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Title: Bessbrook and its Linen Mills - A Short Narrative of a Model Temperance Town
Author: Ritchie, J. Ewing (James Ewing)
Language: English
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Copyright Status: Not copyrighted in the United States. If you live elsewhere check the laws of your country before downloading this ebook. See comments about copyright issues at end of book.

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Transcribed from the 1876 William Tweedie edition by David Price, email
ccx074@pglaf.org



                                BESSBROOK
                                   AND
                             ITS LINEN MILLS.


                                    A
                             SHORT NARRATIVE
                                    OF
                         A MODEL TEMPERANCE TOWN.

                                * * * * *

                                    BY
                            J. EWING RITCHIE.

         AUTHOR OF “THE RELIGIOUS LIFE OF LONDON;” “NIGHT SIDE OF
                           LONDON,” ETC.  ETC.

                                * * * * *

                                 London:
               WILLIAM TWEEDIE & CO., LIMITED, 337, STRAND.

                                  1876.

                                * * * * *

  [Picture: Decorative graphic of The Gresham Press, London & Chilworth]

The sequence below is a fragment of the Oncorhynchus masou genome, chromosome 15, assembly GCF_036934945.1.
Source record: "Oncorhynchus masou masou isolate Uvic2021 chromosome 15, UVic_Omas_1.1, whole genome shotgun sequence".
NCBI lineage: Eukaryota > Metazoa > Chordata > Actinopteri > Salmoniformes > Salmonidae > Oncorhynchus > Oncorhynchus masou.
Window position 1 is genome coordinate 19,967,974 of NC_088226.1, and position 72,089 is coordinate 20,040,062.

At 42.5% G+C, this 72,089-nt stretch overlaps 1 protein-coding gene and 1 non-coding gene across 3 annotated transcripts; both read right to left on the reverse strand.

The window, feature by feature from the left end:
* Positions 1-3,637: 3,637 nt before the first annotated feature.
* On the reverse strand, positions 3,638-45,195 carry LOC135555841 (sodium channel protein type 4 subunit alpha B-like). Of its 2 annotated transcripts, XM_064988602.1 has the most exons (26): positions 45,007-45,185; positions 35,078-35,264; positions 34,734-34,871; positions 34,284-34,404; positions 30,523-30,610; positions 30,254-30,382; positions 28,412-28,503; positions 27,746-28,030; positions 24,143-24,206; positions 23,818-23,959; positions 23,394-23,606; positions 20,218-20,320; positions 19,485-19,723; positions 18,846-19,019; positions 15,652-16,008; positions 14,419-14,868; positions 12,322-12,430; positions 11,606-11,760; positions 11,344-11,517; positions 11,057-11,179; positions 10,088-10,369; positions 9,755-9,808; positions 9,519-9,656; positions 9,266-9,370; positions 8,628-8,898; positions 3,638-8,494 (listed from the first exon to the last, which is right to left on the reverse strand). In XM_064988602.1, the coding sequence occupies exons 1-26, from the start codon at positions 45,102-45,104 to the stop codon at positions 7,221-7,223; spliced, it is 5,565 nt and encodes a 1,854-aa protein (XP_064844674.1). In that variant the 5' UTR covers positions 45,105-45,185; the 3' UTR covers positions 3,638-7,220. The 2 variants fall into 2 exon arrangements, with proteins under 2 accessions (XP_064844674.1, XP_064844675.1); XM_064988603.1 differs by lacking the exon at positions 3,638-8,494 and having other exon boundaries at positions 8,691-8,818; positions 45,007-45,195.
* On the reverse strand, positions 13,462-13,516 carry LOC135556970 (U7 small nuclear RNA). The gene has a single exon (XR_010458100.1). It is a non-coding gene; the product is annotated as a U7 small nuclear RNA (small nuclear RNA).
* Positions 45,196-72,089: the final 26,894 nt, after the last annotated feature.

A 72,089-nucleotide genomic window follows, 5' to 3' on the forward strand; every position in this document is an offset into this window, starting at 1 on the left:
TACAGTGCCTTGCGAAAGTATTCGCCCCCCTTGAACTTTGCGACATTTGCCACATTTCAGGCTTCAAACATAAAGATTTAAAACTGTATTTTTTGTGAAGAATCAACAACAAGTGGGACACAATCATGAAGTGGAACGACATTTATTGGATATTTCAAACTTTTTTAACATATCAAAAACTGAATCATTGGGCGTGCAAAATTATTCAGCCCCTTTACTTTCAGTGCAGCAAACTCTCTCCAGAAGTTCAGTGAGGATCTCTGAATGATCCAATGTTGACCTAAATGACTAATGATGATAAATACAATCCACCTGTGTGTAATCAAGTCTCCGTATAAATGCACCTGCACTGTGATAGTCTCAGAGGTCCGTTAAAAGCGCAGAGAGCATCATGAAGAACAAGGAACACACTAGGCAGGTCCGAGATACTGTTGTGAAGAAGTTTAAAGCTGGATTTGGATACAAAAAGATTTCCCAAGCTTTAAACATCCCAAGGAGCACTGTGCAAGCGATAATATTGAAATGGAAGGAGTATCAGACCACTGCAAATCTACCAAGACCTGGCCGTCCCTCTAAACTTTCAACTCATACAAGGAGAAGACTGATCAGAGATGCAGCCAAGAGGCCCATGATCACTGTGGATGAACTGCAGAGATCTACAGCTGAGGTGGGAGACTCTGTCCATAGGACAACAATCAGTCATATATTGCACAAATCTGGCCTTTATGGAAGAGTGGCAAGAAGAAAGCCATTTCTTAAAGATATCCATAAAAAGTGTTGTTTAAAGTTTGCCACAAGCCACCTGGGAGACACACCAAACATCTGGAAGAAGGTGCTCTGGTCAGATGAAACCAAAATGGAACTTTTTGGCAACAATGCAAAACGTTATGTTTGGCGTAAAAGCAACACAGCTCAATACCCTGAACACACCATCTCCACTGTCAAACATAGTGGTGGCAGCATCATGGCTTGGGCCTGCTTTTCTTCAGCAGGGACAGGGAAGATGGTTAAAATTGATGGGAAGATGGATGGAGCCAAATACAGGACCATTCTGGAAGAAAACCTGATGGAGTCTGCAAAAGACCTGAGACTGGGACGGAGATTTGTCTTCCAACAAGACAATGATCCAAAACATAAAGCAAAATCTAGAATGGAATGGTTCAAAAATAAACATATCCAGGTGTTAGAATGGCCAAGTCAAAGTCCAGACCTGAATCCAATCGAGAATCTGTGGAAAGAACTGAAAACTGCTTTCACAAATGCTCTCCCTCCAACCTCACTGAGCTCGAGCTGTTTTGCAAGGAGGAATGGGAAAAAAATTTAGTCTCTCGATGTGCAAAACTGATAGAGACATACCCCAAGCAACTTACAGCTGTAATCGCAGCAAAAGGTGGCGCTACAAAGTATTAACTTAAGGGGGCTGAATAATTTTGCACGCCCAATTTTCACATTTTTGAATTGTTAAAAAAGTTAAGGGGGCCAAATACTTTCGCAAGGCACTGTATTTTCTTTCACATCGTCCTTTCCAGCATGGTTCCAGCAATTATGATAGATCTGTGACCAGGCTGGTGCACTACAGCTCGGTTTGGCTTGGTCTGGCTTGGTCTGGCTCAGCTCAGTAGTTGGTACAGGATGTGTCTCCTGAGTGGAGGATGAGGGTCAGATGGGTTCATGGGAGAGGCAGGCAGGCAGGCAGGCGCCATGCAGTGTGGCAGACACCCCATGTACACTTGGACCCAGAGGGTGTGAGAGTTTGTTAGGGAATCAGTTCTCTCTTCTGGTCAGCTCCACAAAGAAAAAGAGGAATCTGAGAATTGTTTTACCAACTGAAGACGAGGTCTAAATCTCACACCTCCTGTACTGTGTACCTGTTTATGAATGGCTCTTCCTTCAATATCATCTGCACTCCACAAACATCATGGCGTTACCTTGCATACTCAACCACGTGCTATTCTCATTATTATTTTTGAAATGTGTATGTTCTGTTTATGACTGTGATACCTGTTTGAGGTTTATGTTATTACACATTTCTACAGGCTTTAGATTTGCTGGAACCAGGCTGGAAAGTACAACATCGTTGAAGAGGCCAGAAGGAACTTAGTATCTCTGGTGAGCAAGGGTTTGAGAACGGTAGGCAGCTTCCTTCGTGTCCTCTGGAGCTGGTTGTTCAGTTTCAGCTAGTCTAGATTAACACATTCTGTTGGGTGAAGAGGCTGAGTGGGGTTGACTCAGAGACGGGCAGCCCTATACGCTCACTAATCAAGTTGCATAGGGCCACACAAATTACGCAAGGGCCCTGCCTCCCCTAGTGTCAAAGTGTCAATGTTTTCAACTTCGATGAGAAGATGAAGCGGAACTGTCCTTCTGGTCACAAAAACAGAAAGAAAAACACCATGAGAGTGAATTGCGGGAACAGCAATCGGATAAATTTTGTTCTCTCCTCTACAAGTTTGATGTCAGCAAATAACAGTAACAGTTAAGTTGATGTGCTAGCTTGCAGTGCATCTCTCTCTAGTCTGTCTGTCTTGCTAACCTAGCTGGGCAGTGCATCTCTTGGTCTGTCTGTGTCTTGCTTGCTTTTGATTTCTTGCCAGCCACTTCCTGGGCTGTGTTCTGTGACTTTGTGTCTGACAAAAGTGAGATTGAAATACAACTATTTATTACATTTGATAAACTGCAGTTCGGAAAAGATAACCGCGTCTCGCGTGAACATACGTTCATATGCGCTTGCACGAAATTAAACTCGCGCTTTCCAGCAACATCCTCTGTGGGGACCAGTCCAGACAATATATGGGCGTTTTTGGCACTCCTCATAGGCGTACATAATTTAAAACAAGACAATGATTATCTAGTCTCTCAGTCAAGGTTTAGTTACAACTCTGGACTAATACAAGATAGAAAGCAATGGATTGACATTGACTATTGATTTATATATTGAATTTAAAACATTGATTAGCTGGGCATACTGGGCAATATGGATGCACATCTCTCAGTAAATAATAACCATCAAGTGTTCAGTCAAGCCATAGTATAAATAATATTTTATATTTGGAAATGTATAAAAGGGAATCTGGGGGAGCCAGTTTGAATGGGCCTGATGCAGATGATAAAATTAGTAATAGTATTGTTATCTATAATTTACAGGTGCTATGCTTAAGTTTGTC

UNWIN BROTHERS,
                                PRINTERS.

                                * * * * *

                 [Picture: Bessbrook and its Linen Mills]



BESSBROOK AND ITS LINEN MILLS.


THAT the times in which we live are out of joint is a truism too obvious
to require comment.  As much now as in old days the cry is, “Who will
show us any good?”  We hear much of modern progress; but there are many
who, like Mr. Froude, intimate that what we call progress is in reality
merely change, and that change is not necessarily always for the better.
When such men as Mr. Ruskin leave the domain of the beautiful fiercely to
arraign what in our wisdom, or want of it, we term Political Economy and
its pitiless laws, we may be sure that all the social problems of the age
have not been satisfactorily solved.  If it be true that our rich men are
becoming richer every day, it is equally true that our poor are becoming
poorer.  Might has taken from the peasant his strip of land, and has
driven him into the towns, where he dies of bad air, bad water, bad food,
bad lodging, bad pay; where his sons learn crime, and his daughters how
much better rewarded is vice than virtue.  Underneath the whited
sepulchres of our boasted civilisation there lie rottenness and dead
men’s bones.  Of talk we have somewhat more than enough, as must
necessarily be the case now that woman claims to appear on the platform
on an equality with man.  Associations of all kinds exist partly for the
bettering and partly for the bewildering of the public.  Money is freely
subscribed for them; for Dives has a dim idea that he owes much to
Lazarus, and would at all times rather discharge the debt by letting a